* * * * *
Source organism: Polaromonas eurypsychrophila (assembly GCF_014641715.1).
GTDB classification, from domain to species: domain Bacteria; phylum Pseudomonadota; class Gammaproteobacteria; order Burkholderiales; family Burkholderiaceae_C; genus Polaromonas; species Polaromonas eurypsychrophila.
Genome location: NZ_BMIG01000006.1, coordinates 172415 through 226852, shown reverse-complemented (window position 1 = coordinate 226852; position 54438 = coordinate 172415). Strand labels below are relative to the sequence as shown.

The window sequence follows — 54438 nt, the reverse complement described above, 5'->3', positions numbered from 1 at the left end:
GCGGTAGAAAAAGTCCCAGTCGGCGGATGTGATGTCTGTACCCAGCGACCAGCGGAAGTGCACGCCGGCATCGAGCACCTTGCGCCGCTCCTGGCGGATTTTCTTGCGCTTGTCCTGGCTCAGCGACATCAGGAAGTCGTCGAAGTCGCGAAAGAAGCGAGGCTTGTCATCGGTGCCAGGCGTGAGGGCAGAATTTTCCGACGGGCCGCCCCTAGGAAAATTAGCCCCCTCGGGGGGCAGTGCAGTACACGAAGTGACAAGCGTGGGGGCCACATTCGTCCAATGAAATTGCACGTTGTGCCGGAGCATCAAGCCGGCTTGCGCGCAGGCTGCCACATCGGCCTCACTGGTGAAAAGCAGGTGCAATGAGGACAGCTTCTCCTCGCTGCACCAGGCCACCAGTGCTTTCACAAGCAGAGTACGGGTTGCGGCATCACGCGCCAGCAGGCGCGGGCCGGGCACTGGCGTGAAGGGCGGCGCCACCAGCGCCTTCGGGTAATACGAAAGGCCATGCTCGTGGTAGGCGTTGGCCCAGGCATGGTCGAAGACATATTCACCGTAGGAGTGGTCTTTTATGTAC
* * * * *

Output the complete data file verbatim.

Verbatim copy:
Source organism: Polaromonas eurypsychrophila (assembly GCF_014641715.1).
GTDB classification, from domain to species: domain Bacteria; phylum Pseudomonadota; class Gammaproteobacteria; order Burkholderiales; family Burkholderiaceae_C; genus Polaromonas; species Polaromonas eurypsychrophila.
Genome location: NZ_BMIG01000006.1, coordinates 172415 through 226852, shown reverse-complemented (window position 1 = coordinate 226852; position 54438 = coordinate 172415). Strand labels below are relative to the sequence as shown.

The window sequence follows — 54438 nt, the reverse complement described above, 5'->3', positions numbered from 1 at the left end:
GCGGTAGAAAAAGTCCCAGTCGGCGGATGTGATGTCTGTACCCAGCGACCAGCGGAAGTGCACGCCGGCATCGAGCACCTTGCGCCGCTCCTGGCGGATTTTCTTGCGCTTGTCCTGGCTCAGCGACATCAGGAAGTCGTCGAAGTCGCGAAAGAAGCGAGGCTTGTCATCGGTGCCAGGCGTGAGGGCAGAATTTTCCGACGGGCCGCCCCTAGGAAAATTAGCCCCCTCGGGGGGCAGTGCAGTACACGAAGTGACAAGCGTGGGGGCCACATTCGTCCAATGAAATTGCACGTTGTGCCGGAGCATCAAGCCGGCTTGCGCGCAGGCTGCCACATCGGCCTCACTGGTGAAAAGCAGGTGCAATGAGGACAGCTTCTCCTCGCTGCACCAGGCCACCAGTGCTTTCACAAGCAGAGTACGGGTTGCGGCATCACGCGCCAGCAGGCGCGGGCCGGGCACTGGCGTGAAGGGCGGCGCCACCAGCGCCTTCGGGTAATACGAAAGGCCATGCTCGTGGTAGGCGTTGGCCCAGGCATGGTCGAAGACATATTCACCGTAGGAGTGGTCTTTTATGTAC